Legalization of heroin and opium around the world to legitimize the poppy crop in Afghanistan is no solution, but quite frankly, we need to make the hard decision on the ground and, for the good of the mission, back off the poppy farmers. Let them grow all the poppy they want. If we get too squeamish about allowing illegal drugs to flood the market, then we should allocate money to buy the entire crop and destroy it. That would probably be ultimately cheaper for us than what normally happens after the poppy goes to market, when its worldwide reach involves tens of thousands of customs and law enforcement agents, the prison systems of almost every nation on earth, and the hospitals and clinics that have to treat users and addicts.
Were this to happen, of course the money would be going to some unsavory people, many of which we are currently fighting against. Financing the enemy is hardly a sound strategy, and would need serious thought put towards the problem, but continuing to battle against poppy farming is a waste of time, money and resources, held hostage by our own country’s drug addictions, and has nothing to do with stabilizing Afghanistan. It has to stop.
Issue number two is the Taliban. They are an indigenous organization that is battling a foreign occupation using the tactics of insurgency. As such, they cannot be defeated by NATO and American forces, because we cannot dedicate the resources and time necessary to wait them out. The Taliban are not Al Qaeda, although the intertwined nature of their past relationship is exactly what led to our invasion of Afghanistan in the first place. But now, eight years later, the Taliban believe all they have to do is bleed us slowly and wait us out, and we will leave. They are correct. Afghanistan is a far away place that is not worth dying for. The Taliban has no global reach that threatens us. It follows, therefore, that we should disengage from fighting the Taliban. How this could be accomplished is the puzzle to end all puzzles. But, once again, we are slave to interpretations of reality that have no place on the ground in Afghanistan.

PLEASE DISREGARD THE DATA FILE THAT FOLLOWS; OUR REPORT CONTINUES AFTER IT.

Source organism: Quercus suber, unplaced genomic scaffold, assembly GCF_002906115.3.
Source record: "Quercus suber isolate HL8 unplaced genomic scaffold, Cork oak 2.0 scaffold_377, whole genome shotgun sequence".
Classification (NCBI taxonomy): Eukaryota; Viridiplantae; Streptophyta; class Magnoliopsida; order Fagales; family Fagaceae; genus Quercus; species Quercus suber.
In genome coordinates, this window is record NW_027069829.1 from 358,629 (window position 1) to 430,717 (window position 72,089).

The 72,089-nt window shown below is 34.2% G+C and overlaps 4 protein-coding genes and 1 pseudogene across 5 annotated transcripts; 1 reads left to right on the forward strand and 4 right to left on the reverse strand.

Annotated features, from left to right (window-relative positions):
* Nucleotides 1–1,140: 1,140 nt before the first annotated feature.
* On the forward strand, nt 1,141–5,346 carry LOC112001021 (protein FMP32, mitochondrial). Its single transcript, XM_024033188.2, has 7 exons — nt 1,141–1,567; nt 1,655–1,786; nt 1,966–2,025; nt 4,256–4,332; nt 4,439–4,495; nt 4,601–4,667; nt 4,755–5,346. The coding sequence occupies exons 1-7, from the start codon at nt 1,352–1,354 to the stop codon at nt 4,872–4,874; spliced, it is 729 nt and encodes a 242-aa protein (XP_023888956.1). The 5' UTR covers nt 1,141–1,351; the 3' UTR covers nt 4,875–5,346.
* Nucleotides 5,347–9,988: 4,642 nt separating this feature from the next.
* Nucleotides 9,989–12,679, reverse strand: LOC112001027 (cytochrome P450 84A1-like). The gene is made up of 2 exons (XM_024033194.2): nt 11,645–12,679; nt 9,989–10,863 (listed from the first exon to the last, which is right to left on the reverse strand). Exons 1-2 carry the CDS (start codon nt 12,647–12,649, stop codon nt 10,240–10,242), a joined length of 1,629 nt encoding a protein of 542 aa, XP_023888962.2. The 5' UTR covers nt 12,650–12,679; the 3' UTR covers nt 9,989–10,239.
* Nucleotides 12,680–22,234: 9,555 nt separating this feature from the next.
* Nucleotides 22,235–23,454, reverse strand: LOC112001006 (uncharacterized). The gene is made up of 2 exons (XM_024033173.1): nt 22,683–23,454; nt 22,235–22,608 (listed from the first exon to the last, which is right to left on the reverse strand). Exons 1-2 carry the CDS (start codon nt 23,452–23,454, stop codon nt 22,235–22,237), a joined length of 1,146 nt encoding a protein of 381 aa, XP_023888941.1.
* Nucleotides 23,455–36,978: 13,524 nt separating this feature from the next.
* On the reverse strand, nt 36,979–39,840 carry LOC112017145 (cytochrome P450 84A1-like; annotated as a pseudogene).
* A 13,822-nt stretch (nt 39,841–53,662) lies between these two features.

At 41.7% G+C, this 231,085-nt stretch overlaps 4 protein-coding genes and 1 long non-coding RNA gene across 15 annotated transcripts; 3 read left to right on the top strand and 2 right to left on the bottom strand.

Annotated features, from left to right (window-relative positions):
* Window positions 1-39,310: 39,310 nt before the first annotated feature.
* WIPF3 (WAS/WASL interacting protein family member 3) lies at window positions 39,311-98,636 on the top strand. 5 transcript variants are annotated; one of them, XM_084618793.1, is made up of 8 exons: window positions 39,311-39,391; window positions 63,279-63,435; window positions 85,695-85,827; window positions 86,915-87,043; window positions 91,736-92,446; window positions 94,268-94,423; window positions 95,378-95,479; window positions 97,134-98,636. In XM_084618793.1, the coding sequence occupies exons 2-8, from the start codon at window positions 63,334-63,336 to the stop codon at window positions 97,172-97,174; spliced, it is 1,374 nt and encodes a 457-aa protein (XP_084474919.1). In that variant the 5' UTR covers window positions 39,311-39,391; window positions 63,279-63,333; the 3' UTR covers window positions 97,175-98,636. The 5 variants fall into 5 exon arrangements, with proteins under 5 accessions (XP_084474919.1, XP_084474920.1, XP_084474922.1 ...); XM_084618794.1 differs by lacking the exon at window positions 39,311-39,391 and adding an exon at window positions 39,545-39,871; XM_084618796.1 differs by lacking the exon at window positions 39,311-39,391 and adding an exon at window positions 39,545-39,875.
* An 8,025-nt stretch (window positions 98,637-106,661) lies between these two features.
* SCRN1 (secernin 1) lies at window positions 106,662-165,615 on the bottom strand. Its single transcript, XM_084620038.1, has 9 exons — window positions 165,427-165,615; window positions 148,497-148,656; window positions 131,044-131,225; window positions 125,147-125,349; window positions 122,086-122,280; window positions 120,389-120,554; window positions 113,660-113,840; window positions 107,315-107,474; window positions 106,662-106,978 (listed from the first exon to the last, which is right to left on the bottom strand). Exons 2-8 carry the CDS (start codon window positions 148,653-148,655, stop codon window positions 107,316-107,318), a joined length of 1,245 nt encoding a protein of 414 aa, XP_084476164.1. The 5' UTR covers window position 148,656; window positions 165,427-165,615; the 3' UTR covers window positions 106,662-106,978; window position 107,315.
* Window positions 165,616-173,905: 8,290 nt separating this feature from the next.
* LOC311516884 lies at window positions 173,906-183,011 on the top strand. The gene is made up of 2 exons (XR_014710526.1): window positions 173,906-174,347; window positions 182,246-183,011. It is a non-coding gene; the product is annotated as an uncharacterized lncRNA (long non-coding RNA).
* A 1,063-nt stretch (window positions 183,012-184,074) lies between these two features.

We have such a black and white vision of what it means for someone to be our enemy that we can accept nothing but total surrender. This is nonsense. It’s time to negotiate a ceasefire with the Taliban, and address grievances (including human rights), after the shooting stops. We will be abandoning a large swath of humanity to suffer under the sandals of an oppressive regime, but we don’t have the capacity to free them anyways.
George Will was partly correct when he suggested we continue the war on terror from afar. But, that would mean a return to much the same mentality we had in the 1990s, when we thought a few well-aimed cruise missiles could protect us. We still need troops on the ground in Afghanistan, and in Pakistan, for that matter, but the last thing they should be doing is fighting anyone who does not belong to an international terrorist organization. Fighting for control of a nation that we cannot control is a paradox we have to overcome.